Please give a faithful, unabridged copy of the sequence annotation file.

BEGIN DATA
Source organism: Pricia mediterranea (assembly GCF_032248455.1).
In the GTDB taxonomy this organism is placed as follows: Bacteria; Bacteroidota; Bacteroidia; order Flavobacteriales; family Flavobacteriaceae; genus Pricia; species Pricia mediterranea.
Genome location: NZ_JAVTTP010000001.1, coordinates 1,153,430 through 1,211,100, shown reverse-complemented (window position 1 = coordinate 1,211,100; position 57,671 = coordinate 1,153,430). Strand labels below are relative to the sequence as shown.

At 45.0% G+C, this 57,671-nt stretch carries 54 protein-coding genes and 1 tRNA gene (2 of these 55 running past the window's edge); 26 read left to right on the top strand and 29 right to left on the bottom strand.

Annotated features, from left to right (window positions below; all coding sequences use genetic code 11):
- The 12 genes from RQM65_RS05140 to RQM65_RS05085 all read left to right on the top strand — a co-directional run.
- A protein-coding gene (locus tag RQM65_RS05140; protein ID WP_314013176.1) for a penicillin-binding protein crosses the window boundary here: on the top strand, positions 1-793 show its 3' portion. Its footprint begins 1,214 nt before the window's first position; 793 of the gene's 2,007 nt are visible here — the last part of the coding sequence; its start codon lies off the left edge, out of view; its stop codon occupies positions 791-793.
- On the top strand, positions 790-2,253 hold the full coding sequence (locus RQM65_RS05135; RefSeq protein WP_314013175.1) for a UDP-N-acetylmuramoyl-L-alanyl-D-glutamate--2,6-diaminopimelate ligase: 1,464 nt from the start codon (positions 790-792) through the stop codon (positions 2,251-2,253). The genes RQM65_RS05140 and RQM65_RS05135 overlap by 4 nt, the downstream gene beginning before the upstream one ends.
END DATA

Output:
Source organism: Pricia mediterranea (assembly GCF_032248455.1).
In the GTDB taxonomy this organism is placed as follows: Bacteria; Bacteroidota; Bacteroidia; order Flavobacteriales; family Flavobacteriaceae; genus Pricia; species Pricia mediterranea.
Genome location: NZ_JAVTTP010000001.1, coordinates 1,153,430 through 1,211,100, shown reverse-complemented (window position 1 = coordinate 1,211,100; position 57,671 = coordinate 1,153,430). Strand labels below are relative to the sequence as shown.

At 45.0% G+C, this 57,671-nt stretch carries 54 protein-coding genes and 1 tRNA gene (2 of these 55 running past the window's edge); 26 read left to right on the top strand and 29 right to left on the bottom strand.

Annotated features, from left to right (window positions below; all coding sequences use genetic code 11):
- The 12 genes from RQM65_RS05140 to RQM65_RS05085 all read left to right on the top strand — a co-directional run.
- A protein-coding gene (locus tag RQM65_RS05140; protein ID WP_314013176.1) for a penicillin-binding protein crosses the window boundary here: on the top strand, positions 1-793 show its 3' portion. Its footprint begins 1,214 nt before the window's first position; 793 of the gene's 2,007 nt are visible here — the last part of the coding sequence; its start codon lies off the left edge, out of view; its stop codon occupies positions 791-793.
- On the top strand, positions 790-2,253 hold the full coding sequence (locus RQM65_RS05135; RefSeq protein WP_314013175.1) for a UDP-N-acetylmuramoyl-L-alanyl-D-glutamate--2,6-diaminopimelate ligase: 1,464 nt from the start codon (positions 790-792) through the stop codon (positions 2,251-2,253). The genes RQM65_RS05140 and RQM65_RS05135 overlap by 4 nt, the downstream gene beginning before the upstream one ends.